Russian Spy Plane Found in Iraq?

A classmate was claiming that he heard on the G. Gordon Liddy show today that US forces had discovered a modified Soviet/Russian built spy plane buried some five miles from an airport in Iraq. The plane had unspecified modifications done to it. Now, considering the source, I’m more than a bit dubious about the whole thing. Anyone hear anything about this?

I heard about that on Glenn Beck yesterday (national radio host), and if I recall he said it was from the New York Times (or something like that). The story he told was that a U.S. soldier found the tip of a plane’s tail sticking out of the sand, which then revealed one (or more) burried operational planes. I’ll look for a source.

I found the story here.

This is probably off-topic, but did/do the Russians even have aircraft specifically designed for recon?

Wow, so 30 MiG-25s, MiG-29s and Su-25s? How many squadrons would that make up?

The photos I saw being passed around are here, here and here.

And saying “they can all be repaired and could fly again” is probably, while technically correct, something of a stretch. You can see in the photos the canopy has two gaping holes, and the cockpit is filled with sand.

I would imagine it would take some serious, high-end, skilled and expensive repairs to get it flyable again.

Basically, since the control surfaces haven’t been sealed, the wing roots are wide open, and the intake covers are just flight-line things designed to keep birds out, the entire plane would have to be essentially dismantled, iinspected, cleaned and overhauled.

I can’t imagine why they were buried like that.

I’m far from an expert on the subject, but my understanding is that much of the military technology Saddam Hussein possessed - planes, tanks - was old Soviet stuff (the article dates the planes to the late 1980s). I’m inclined to agree with the guy who said the planes would’ve been totally useless against newer aircraft, and I guess that’s why they were left there.

And the story Bob55 links to debunks the idea that the ‘modifications’ were for chemical weapons.

The plane that was buried would probably not be the best platform for deployment of chemical weapons - it was designed to intercept the XB-70, and as such, flies very fast and very high, but can’t do much else.

I guess the obvious reason to bury them would be to hide the fact that Russia had been violating U.N. sanctions, IF in fact it turns out that the avionics in those things is newer than 1991. I got the feeling that that part of the story is still speculative.

Although the story says specifically that they’re older than the sanctions… and why would Iraq care about Russia violating them anyway?

I don’t know if this applies to the size of foreign aircraft squadrons, but the typical US aircraft squadron depends heavily on the size and complexity of the aircraft in the squadron, as well as the size of the man power to maintain the aircraft.

For instance I was in a Marine F18 squadron. We always had 12 aircraft that were flown by 20 pilots and serviced by about 300 enlisted Marines such as myself.

In contrast, we visited Hill AFB one time, and their typical squadron of B2 bombers consisted of 6 airplanes, flown by some unspecified number of pilots, but serviced by almost 500 Air Force personnel.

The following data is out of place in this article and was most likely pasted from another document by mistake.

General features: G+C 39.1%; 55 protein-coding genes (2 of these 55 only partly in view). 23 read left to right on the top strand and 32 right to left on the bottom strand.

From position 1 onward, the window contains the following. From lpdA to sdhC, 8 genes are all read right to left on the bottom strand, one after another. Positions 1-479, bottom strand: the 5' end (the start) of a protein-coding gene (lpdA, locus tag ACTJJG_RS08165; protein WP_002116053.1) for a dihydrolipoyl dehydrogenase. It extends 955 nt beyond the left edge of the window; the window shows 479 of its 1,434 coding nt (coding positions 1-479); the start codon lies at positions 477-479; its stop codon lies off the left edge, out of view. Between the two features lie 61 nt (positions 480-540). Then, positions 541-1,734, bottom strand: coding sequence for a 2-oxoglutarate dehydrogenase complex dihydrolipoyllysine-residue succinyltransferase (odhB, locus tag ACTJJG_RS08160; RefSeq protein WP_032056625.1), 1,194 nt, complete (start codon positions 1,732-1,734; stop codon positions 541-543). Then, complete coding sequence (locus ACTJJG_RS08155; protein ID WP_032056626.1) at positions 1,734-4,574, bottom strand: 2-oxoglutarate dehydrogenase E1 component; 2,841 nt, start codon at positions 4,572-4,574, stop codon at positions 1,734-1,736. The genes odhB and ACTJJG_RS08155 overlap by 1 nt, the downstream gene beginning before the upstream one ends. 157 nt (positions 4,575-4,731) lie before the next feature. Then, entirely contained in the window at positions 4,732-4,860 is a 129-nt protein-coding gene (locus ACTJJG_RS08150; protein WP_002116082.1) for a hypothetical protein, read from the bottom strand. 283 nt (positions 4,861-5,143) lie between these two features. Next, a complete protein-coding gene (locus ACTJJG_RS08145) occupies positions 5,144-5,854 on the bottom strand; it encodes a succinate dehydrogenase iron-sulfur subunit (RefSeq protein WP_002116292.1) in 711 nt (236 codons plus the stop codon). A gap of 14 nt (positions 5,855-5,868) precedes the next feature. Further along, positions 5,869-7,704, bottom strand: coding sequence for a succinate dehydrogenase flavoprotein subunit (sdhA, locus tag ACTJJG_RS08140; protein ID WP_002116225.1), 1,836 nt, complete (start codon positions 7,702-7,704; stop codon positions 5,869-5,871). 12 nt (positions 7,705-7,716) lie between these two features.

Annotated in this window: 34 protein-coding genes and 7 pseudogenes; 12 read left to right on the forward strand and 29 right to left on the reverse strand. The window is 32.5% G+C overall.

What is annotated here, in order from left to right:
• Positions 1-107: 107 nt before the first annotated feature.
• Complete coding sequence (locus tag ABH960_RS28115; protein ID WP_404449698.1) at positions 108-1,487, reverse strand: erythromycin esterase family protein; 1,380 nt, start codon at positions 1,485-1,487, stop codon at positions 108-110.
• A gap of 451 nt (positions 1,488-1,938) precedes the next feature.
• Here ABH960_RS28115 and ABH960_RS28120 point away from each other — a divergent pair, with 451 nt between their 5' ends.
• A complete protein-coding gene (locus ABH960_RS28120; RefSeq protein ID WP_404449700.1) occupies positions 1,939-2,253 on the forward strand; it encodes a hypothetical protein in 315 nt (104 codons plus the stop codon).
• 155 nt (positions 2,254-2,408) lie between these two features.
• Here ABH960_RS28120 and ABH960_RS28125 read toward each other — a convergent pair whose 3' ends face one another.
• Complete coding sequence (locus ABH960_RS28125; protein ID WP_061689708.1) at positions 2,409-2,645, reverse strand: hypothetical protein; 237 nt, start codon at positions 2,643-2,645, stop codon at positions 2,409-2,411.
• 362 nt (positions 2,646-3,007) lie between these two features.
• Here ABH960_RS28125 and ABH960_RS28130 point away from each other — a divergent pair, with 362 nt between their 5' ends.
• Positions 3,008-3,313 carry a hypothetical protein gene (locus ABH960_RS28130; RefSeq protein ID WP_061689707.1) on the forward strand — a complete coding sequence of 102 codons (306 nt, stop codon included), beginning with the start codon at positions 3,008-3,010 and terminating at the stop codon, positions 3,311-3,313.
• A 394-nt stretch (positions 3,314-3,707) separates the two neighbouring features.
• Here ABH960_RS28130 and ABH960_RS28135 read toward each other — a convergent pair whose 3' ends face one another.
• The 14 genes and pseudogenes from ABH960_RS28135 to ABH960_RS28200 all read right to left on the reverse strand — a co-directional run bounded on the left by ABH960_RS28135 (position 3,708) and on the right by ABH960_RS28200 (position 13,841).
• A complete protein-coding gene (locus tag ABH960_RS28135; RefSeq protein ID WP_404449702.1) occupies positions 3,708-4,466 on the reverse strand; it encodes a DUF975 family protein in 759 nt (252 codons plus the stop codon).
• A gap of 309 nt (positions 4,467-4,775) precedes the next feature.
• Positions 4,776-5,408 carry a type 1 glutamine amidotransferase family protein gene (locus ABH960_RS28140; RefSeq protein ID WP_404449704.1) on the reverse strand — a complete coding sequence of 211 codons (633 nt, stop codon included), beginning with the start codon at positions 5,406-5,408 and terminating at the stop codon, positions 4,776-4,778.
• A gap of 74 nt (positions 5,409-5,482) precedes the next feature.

Then again, a training squadron can have up to 100 airplanes, flown by a couple hundred pilots, and serviced by thousands of enlisted people.

Doc, it may not be all that difficult to get the planes flying again. Skipping jokes about the quality of Soviet/Russian made equipment for the moment, many of their MiGs were designed to operate in less than ideal conditions. There was one fighter which was equipped with moveable grates over the intakes, so that the plane could take off from a bomb damaged runway without worrying about sucking trash into the engines. Also, their planes tend not to be loaded with the sensative electronics that Western planes are.

Of course, they’re probably no better than scrap metal.

I don`t know, maybe an overhaul of biblical proportins could put this planes back into the air; but I think that if the Iraqis had any intentions of flying this planes again they would have buried them with a minimum of protection, I mean, at least some plastic sheeting on top, or plugs in the intakes, ANYTHING. To me it looks as if there were dumped in a very weird way.

The planes were definitely pre-sanctions, but one article I read said that one of the planes seemed to have some electronic warfare avionics that *might be a refit after the sanctions.

I guess the story will come out eventually.

In the Canadian arctic, there are supposed to be sites that contain buried weapons caches, including bomber chassis, that were put there in the 1950s, with the idea that when an atomic war broke out, there would be a surviving cadre who could get to such remote locations and extract the equipment to retaliate or regain control. Unlike my other posts tonight, this one is hearsay, but there are definitely caches in the North that Canada has been trying to get the US to clean up - these were tied into the DEW Line and its immediate successors.
Additionally, there were a series of oddball investments by shadowy US companies in things like oil refineries on the coast of Newfoundland (the Shaheen project is well known here) that got completed then were mothballed, but not dismantled. One theory was that, again in the event of a successful nuclear attack on the US (NewJersey and Texas refineries becoming smoking pits for example), tankers from remote fields could be diverted to these mothballed plants which would be reactivated and then petrochemicals and fuel would be available to aid in recovery. Think of Howard Hughes and the Glomar Explorer as a related “private” project that was a cover for a military scheme.